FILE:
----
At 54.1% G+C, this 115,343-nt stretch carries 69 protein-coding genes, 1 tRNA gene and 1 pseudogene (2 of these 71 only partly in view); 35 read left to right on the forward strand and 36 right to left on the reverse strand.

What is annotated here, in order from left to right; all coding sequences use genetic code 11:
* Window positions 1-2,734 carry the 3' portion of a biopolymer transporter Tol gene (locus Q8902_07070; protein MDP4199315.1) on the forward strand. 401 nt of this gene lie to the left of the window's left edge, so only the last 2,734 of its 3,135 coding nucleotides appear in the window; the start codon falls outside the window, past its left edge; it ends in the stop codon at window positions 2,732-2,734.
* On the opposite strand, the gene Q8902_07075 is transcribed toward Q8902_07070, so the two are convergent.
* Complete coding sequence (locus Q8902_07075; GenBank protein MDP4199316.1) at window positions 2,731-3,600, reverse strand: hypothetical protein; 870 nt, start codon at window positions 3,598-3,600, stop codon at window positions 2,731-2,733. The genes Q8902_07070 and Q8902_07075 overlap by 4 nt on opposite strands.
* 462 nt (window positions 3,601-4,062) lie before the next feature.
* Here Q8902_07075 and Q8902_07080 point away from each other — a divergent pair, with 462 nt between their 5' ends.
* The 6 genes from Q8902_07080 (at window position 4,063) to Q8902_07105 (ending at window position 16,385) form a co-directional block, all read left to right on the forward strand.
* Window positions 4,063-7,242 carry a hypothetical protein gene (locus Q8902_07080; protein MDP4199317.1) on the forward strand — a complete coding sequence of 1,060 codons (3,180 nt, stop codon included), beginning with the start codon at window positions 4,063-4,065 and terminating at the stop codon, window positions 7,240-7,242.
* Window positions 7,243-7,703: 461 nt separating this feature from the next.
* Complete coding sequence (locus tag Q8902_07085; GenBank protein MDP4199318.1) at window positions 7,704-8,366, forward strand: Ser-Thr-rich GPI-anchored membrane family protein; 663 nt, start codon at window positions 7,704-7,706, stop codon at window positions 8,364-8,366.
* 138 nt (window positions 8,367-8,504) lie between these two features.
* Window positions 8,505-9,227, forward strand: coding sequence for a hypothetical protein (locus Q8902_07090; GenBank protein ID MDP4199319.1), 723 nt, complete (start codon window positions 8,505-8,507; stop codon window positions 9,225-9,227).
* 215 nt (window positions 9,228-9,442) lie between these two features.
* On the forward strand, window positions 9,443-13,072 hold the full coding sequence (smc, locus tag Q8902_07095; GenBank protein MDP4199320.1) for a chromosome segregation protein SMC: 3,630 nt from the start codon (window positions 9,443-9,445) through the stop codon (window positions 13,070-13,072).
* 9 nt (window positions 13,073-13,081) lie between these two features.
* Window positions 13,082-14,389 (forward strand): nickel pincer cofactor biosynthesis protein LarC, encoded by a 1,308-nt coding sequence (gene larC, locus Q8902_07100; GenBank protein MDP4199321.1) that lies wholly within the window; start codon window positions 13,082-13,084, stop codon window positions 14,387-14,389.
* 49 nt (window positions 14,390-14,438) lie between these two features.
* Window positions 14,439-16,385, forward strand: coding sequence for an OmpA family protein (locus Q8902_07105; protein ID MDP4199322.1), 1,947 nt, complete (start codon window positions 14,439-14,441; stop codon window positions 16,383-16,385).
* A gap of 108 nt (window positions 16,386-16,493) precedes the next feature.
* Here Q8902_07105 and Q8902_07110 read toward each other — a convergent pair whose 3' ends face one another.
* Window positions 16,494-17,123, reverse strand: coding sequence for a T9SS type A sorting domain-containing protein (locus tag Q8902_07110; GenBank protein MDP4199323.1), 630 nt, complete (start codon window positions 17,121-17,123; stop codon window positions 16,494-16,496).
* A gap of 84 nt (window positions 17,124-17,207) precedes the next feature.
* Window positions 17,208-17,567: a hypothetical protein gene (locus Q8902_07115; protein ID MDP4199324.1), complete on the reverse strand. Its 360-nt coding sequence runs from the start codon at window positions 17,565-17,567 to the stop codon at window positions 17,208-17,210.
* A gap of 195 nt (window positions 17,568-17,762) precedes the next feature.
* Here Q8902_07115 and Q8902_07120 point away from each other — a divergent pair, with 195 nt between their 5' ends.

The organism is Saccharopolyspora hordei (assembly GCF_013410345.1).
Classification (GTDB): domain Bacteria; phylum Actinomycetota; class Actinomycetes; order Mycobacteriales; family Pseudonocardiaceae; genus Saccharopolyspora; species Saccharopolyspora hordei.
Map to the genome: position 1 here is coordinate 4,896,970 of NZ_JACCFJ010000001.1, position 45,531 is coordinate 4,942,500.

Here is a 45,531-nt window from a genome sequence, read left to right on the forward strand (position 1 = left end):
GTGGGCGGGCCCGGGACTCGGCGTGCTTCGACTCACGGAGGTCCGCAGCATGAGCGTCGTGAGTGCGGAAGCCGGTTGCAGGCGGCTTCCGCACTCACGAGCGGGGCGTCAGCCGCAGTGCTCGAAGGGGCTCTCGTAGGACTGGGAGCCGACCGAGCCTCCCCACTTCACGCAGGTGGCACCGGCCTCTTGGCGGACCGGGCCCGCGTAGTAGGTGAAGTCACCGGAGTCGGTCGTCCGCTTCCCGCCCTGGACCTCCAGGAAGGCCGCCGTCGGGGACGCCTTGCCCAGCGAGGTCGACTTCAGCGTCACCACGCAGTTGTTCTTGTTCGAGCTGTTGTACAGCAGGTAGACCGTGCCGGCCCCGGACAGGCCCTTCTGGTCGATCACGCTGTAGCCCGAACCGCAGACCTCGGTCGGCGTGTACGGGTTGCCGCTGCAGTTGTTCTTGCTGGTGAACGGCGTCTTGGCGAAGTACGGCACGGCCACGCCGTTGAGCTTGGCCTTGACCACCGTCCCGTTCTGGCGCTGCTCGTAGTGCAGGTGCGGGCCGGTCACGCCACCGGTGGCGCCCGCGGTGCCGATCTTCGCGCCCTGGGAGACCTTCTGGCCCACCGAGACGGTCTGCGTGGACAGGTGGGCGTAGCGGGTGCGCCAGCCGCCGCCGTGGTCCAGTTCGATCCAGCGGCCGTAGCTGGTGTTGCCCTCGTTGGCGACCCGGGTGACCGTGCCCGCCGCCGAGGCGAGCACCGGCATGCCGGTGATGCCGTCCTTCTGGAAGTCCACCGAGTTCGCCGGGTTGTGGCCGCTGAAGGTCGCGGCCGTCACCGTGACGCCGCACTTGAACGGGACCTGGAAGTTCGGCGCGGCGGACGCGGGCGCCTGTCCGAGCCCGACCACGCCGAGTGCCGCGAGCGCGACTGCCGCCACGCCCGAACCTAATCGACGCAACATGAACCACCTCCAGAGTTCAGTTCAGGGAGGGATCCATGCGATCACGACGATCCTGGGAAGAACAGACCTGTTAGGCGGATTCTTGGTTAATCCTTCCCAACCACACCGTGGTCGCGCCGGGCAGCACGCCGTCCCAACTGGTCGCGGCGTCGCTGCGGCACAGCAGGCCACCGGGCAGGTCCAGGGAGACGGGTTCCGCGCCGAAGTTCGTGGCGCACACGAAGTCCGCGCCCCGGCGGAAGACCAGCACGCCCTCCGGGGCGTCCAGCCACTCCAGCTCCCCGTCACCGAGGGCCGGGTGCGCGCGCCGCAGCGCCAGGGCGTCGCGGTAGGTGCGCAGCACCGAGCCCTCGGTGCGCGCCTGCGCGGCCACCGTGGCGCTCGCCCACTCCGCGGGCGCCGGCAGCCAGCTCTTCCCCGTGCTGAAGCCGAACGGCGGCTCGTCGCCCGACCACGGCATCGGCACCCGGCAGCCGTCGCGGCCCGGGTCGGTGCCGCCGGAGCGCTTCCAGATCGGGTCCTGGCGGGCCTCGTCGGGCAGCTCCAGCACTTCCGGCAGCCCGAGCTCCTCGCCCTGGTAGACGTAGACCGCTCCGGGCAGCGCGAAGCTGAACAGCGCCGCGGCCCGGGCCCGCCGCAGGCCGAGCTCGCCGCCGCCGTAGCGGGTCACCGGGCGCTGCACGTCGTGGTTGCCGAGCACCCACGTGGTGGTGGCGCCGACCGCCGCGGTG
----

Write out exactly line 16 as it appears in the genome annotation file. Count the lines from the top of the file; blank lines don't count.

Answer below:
* 9 nt (window positions 13,073-13,081) lie between these two features.